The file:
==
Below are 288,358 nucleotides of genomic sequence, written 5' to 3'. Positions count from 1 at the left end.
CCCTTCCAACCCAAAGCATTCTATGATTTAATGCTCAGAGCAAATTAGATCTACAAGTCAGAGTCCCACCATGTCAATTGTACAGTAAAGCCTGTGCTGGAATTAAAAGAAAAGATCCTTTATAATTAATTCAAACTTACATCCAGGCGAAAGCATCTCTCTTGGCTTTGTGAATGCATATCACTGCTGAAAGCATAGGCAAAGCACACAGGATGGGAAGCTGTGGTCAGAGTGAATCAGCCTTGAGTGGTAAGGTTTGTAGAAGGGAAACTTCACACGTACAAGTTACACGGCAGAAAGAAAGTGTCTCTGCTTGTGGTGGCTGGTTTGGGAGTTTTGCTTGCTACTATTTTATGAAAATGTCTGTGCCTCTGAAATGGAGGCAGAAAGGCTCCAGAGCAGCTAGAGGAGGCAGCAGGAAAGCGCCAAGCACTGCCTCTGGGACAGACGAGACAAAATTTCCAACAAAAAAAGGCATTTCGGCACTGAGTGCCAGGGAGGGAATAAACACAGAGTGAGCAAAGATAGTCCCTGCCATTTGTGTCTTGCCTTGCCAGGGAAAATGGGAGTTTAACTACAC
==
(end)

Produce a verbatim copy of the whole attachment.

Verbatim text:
Below are 288,358 nucleotides of genomic sequence, written 5' to 3'. Positions count from 1 at the left end.
CCCTTCCAACCCAAAGCATTCTATGATTTAATGCTCAGAGCAAATTAGATCTACAAGTCAGAGTCCCACCATGTCAATTGTACAGTAAAGCCTGTGCTGGAATTAAAAGAAAAGATCCTTTATAATTAATTCAAACTTACATCCAGGCGAAAGCATCTCTCTTGGCTTTGTGAATGCATATCACTGCTGAAAGCATAGGCAAAGCACACAGGATGGGAAGCTGTGGTCAGAGTGAATCAGCCTTGAGTGGTAAGGTTTGTAGAAGGGAAACTTCACACGTACAAGTTACACGGCAGAAAGAAAGTGTCTCTGCTTGTGGTGGCTGGTTTGGGAGTTTTGCTTGCTACTATTTTATGAAAATGTCTGTGCCTCTGAAATGGAGGCAGAAAGGCTCCAGAGCAGCTAGAGGAGGCAGCAGGAAAGCGCCAAGCACTGCCTCTGGGACAGACGAGACAAAATTTCCAACAAAAAAAGGCATTTCGGCACTGAGTGCCAGGGAGGGAATAAACACAGAGTGAGCAAAGATAGTCCCTGCCATTTGTGTCTTGCCTTGCCAGGGAAAATGGGAGTTTAACTACAC